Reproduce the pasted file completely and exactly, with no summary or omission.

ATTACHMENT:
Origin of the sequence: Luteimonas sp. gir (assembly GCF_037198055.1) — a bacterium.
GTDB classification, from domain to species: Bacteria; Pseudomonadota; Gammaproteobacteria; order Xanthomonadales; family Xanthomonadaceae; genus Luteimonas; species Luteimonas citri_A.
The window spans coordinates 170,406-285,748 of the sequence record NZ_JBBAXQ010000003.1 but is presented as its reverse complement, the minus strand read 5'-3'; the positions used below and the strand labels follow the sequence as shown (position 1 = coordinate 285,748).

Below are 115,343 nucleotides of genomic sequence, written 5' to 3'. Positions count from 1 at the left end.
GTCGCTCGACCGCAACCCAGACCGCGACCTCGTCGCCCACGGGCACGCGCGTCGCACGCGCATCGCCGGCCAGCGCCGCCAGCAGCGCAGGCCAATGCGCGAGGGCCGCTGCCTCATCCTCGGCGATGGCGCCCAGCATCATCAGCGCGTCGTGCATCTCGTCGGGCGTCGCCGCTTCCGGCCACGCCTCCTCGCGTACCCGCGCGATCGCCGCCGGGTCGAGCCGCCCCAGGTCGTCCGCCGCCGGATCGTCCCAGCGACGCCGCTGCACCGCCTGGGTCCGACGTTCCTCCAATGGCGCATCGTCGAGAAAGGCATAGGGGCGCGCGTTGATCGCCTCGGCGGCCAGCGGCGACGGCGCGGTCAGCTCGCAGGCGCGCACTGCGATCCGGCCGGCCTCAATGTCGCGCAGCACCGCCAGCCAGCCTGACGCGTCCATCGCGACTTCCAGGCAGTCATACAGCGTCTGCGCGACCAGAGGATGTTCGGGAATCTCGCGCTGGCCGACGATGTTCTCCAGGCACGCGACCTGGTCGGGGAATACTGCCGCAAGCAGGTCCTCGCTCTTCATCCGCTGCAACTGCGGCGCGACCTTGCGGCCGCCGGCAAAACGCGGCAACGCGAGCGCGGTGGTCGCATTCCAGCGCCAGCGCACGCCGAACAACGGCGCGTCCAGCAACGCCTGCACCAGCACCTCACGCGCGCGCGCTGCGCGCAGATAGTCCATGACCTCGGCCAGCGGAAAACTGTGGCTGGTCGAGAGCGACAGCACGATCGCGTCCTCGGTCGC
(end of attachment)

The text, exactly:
Origin of the sequence: Luteimonas sp. gir (assembly GCF_037198055.1) — a bacterium.
GTDB classification, from domain to species: Bacteria; Pseudomonadota; Gammaproteobacteria; order Xanthomonadales; family Xanthomonadaceae; genus Luteimonas; species Luteimonas citri_A.
The window spans coordinates 170,406-285,748 of the sequence record NZ_JBBAXQ010000003.1 but is presented as its reverse complement, the minus strand read 5'-3'; the positions used below and the strand labels follow the sequence as shown (position 1 = coordinate 285,748).

Below are 115,343 nucleotides of genomic sequence, written 5' to 3'. Positions count from 1 at the left end.
GTCGCTCGACCGCAACCCAGACCGCGACCTCGTCGCCCACGGGCACGCGCGTCGCACGCGCATCGCCGGCCAGCGCCGCCAGCAGCGCAGGCCAATGCGCGAGGGCCGCTGCCTCATCCTCGGCGATGGCGCCCAGCATCATCAGCGCGTCGTGCATCTCGTCGGGCGTCGCCGCTTCCGGCCACGCCTCCTCGCGTACCCGCGCGATCGCCGCCGGGTCGAGCCGCCCCAGGTCGTCCGCCGCCGGATCGTCCCAGCGACGCCGCTGCACCGCCTGGGTCCGACGTTCCTCCAATGGCGCATCGTCGAGAAAGGCATAGGGGCGCGCGTTGATCGCCTCGGCGGCCAGCGGCGACGGCGCGGTCAGCTCGCAGGCGCGCACTGCGATCCGGCCGGCCTCAATGTCGCGCAGCACCGCCAGCCAGCCTGACGCGTCCATCGCGACTTCCAGGCAGTCATACAGCGTCTGCGCGACCAGAGGATGTTCGGGAATCTCGCGCTGGCCGACGATGTTCTCCAGGCACGCGACCTGGTCGGGGAATACTGCCGCAAGCAGGTCCTCGCTCTTCATCCGCTGCAACTGCGGCGCGACCTTGCGGCCGCCGGCAAAACGCGGCAACGCGAGCGCGGTGGTCGCATTCCAGCGCCAGCGCACGCCGAACAACGGCGCGTCCAGCAACGCCTGCACCAGCACCTCACGCGCGCGCGCTGCGCGCAGATAGTCCATGACCTCGGCCAGCGGAAAACTGTGGCTGGTCGAGAGCGACAGCACGATCGCGTCCTCGGTCGC